- Striking exterior design
- Great V-8 power and torque
- Efficient for its performance level
- 8-speed auto matches dual-clutch competition
- Supercar-level performance in Z06
- Still a thirsty V-8 sports car around town
- Why no turbo V-6?
- Body vents distract from lines
- Extreme function over form in Z06 aerodynamics
The 2016 Chevrolet Corvette's exceptional performance, style, comfort, and features, as well as its choice of high-power engines and body styles, adds up to an impressive sports car and grand tourer in one—and a car that won't break the bank.
America's sports car continues into 2016 with a choice of four models—two engines, each available in coupe and convertible bodies. From a base Stingray to a supercar-baiting Z06 convertible, you’ll find the Corvette range to offer some of the very best bang for the buck in the industry.
The seventh-generation Vette's styling has gone in a new direction while taking advantage of familiar themes, both inside and out. Sharp lines, crisp angles, and vents aplenty give a definite supercar air to the design that matches the car’s performance. It’s wide, low, and looks fast even when standing still. Inside, the Stingray’s design is much improved over the previous generation of the Corvette, with a refreshing and surprisingly luxurious look. The Z06 adds to the Stingray's exterior and interior design with wider fenders, an array of aerodynamic add-ons, and a performance-themed cabin treatment.
Under the hood of the Chevy Corvette Stingray is the latest performance small-block, a 6.2-liter LT1 V-8 generating 455 horsepower and 460 pound-feet of torque. The Z06 ups the ante with a supercharged LT4 V-8 displacing 6.2 liters and related to the LT1 that's rated at 650 hp and 650 lb-ft of torque. A 7-speed manual is standard with both engines, offering an automatic rev-matching downshift function that was enhanced for 2015. Another addition last year was an all-new, in-house-designed and built 8-speed automatic with steering wheel-mounted paddle shifters.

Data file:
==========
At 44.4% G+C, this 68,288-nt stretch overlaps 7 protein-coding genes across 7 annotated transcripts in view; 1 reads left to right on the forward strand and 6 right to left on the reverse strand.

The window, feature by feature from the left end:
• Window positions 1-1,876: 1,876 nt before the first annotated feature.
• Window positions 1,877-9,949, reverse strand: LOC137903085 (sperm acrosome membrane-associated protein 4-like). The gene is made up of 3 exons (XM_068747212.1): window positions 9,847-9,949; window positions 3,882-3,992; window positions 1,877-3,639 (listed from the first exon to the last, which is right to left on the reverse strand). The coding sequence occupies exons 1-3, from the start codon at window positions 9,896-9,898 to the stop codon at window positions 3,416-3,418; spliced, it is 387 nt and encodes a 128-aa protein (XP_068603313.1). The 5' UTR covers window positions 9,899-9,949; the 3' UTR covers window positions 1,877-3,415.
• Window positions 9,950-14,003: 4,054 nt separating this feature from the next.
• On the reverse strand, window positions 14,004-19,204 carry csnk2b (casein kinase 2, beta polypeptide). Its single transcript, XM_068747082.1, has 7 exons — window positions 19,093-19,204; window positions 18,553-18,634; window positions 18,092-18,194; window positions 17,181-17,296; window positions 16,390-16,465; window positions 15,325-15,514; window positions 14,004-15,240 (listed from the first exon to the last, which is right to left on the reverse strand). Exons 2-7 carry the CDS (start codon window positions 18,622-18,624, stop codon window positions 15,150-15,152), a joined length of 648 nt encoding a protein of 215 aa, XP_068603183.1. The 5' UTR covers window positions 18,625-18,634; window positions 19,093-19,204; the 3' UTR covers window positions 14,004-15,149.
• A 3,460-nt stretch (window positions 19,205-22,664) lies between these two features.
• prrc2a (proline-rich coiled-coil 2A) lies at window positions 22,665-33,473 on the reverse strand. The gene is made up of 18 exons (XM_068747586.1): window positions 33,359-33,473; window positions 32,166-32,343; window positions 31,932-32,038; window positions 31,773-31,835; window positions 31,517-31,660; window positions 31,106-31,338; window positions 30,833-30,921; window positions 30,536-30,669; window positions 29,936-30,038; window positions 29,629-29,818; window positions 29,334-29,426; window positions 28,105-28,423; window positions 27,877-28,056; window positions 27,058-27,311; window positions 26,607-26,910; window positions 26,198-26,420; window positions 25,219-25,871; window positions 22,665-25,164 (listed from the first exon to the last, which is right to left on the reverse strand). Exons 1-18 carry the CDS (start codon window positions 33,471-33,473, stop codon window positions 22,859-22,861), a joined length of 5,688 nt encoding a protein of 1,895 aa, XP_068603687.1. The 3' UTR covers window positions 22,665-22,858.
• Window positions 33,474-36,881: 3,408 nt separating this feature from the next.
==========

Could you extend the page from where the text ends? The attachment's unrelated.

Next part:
And the 2016 Corvettes continue to spit out eye-popping performance numbers. The Stingray's 455-hp V-8 offers plenty of push to accelerate the car, hitting 60 mph in just 3.8 seconds with the manual—or 3.7 seconds with the 8-speed automatic. Quarter-mile times are a mere 11.9 seconds with the automatic or 12.0 with the 7-speed manual. Whether tackling the straights or the curves, the Stingray offers ample performance, with surprising grip, nimble reflexes, and a great deal of communication through the seat, pedals, and steering wheel, all of which inspires driver confidence. A Z51 package is available to further enhance the Stingray’s performance, with modified aero, lighter wheels, and bigger brakes among its features. In Z06 trim, the manual car can click off 3.2-second 0-60 mph runs, while the automatic is even quicker, clocking in at an astounding 2.95 seconds.
The 'Vette's Performance Traction Management system keeps the car balanced and easy to control even near the limit with Track mode (and the Race sub-mode) engaged. The Stingray can be a bit harder to control with all of the aids off, though it still exhibits remarkable poise and balance. In fact, the Corvette Stingray can realistically run with sports cars costing twice its price.
The interior of the 2016 Corvette carries forward the substantial upgrades made for the C7's 2014 debut. Improved materials, more modern design, and significant new technology such as the Drive Mode Selector and latest-generation Chevy MyLink infotainment help bring the Corvette on par with European and Japanese offerings in the highly competitive, but relatively low-volume super sports car segment.